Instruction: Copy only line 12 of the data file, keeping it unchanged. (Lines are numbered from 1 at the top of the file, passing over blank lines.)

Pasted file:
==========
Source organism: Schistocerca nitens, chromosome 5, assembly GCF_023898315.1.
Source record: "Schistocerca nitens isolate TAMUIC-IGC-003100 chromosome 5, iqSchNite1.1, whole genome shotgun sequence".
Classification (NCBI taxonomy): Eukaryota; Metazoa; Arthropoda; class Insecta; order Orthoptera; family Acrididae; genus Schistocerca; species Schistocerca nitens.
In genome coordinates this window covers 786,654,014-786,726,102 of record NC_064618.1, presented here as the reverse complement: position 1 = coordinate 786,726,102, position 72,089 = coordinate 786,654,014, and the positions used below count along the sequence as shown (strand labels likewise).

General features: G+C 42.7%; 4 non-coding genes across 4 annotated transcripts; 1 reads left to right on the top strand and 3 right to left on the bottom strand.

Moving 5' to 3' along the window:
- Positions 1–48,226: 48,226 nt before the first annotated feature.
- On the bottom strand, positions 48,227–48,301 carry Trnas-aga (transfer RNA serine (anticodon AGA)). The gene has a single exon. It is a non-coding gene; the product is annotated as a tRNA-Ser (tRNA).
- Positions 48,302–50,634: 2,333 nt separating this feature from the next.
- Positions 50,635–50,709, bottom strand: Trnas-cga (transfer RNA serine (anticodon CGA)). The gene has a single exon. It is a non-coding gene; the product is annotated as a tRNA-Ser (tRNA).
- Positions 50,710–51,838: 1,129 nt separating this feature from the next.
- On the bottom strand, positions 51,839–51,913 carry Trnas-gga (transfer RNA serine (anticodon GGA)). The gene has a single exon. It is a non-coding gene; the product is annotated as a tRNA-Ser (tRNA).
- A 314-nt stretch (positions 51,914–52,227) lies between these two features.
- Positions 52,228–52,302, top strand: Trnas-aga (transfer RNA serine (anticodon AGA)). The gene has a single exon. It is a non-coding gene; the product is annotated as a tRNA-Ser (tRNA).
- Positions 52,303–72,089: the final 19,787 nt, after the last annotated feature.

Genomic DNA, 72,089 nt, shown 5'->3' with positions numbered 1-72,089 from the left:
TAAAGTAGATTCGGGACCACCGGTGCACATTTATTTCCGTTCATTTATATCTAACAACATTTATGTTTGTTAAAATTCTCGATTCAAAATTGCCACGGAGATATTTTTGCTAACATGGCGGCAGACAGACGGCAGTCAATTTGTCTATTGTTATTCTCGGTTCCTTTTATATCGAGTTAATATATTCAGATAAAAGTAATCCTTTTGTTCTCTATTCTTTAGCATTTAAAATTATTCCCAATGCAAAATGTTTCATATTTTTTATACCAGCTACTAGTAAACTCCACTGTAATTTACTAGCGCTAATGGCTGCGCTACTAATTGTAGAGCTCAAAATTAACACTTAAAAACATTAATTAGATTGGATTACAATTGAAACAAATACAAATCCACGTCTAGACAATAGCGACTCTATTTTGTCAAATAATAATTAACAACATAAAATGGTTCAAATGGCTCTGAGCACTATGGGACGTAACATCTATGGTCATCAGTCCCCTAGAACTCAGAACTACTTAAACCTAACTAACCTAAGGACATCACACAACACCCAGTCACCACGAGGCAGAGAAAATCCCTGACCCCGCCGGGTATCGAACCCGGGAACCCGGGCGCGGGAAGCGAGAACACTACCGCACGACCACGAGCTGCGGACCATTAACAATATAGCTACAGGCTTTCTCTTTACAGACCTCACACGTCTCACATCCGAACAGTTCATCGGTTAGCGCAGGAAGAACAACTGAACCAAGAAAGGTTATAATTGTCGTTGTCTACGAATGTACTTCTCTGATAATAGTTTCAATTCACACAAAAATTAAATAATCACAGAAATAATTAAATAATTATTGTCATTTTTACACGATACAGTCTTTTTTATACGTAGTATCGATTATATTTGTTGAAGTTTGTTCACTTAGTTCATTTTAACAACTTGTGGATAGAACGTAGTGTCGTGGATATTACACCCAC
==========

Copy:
- On the bottom strand, positions 51,839–51,913 carry Trnas-gga (transfer RNA serine (anticodon GGA)). The gene has a single exon. It is a non-coding gene; the product is annotated as a tRNA-Ser (tRNA).